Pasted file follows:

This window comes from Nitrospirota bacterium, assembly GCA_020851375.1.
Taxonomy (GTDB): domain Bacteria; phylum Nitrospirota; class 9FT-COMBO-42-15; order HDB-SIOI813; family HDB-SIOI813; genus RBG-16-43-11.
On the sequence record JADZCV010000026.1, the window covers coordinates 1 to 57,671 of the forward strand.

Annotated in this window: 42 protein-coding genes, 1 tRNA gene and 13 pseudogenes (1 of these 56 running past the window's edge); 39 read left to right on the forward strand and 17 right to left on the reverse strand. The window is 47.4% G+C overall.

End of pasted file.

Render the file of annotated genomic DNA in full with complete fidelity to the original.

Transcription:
This window comes from Nitrospirota bacterium, assembly GCA_020851375.1.
Taxonomy (GTDB): domain Bacteria; phylum Nitrospirota; class 9FT-COMBO-42-15; order HDB-SIOI813; family HDB-SIOI813; genus RBG-16-43-11.
On the sequence record JADZCV010000026.1, the window covers coordinates 1 to 57,671 of the forward strand.

Annotated in this window: 42 protein-coding genes, 1 tRNA gene and 13 pseudogenes (1 of these 56 running past the window's edge); 39 read left to right on the forward strand and 17 right to left on the reverse strand. The window is 47.4% G+C overall.